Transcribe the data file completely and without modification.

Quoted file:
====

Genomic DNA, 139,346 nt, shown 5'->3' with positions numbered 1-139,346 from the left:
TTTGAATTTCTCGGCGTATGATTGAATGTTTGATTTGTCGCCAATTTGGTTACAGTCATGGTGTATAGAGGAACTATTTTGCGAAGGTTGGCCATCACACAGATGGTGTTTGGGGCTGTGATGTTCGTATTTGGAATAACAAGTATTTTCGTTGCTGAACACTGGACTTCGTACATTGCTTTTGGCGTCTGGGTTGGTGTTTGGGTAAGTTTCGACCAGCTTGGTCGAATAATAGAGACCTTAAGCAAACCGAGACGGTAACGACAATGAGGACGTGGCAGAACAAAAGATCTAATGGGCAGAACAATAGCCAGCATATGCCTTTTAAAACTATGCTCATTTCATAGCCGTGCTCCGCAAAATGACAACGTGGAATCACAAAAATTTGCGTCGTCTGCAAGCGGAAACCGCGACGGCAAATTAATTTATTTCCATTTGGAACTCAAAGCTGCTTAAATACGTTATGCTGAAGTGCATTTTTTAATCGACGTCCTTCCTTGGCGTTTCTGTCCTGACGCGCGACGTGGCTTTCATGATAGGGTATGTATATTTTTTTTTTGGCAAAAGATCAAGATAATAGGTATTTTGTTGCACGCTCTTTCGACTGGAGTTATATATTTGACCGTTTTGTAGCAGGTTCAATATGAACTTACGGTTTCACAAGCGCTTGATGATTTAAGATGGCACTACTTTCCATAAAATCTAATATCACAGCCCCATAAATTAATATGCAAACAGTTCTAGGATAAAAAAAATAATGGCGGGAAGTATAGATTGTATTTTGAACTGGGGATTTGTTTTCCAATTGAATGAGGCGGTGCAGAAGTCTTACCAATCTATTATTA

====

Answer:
Genomic DNA, 139,346 nt, shown 5'->3' with positions numbered 1-139,346 from the left:
TTTGAATTTCTCGGCGTATGATTGAATGTTTGATTTGTCGCCAATTTGGTTACAGTCATGGTGTATAGAGGAACTATTTTGCGAAGGTTGGCCATCACACAGATGGTGTTTGGGGCTGTGATGTTCGTATTTGGAATAACAAGTATTTTCGTTGCTGAACACTGGACTTCGTACATTGCTTTTGGCGTCTGGGTTGGTGTTTGGGTAAGTTTCGACCAGCTTGGTCGAATAATAGAGACCTTAAGCAAACCGAGACGGTAACGACAATGAGGACGTGGCAGAACAAAAGATCTAATGGGCAGAACAATAGCCAGCATATGCCTTTTAAAACTATGCTCATTTCATAGCCGTGCTCCGCAAAATGACAACGTGGAATCACAAAAATTTGCGTCGTCTGCAAGCGGAAACCGCGACGGCAAATTAATTTATTTCCATTTGGAACTCAAAGCTGCTTAAATACGTTATGCTGAAGTGCATTTTTTAATCGACGTCCTTCCTTGGCGTTTCTGTCCTGACGCGCGACGTGGCTTTCATGATAGGGTATGTATATTTTTTTTTTGGCAAAAGATCAAGATAATAGGTATTTTGTTGCACGCTCTTTCGACTGGAGTTATATATTTGACCGTTTTGTAGCAGGTTCAATATGAACTTACGGTTTCACAAGCGCTTGATGATTTAAGATGGCACTACTTTCCATAAAATCTAATATCACAGCCCCATAAATTAATATGCAAACAGTTCTAGGATAAAAAAAATAATGGCGGGAAGTATAGATTGTATTTTGAACTGGGGATTTGTTTTCCAATTGAATGAGGCGGTGCAGAAGTCTTACCAATCTATTATTA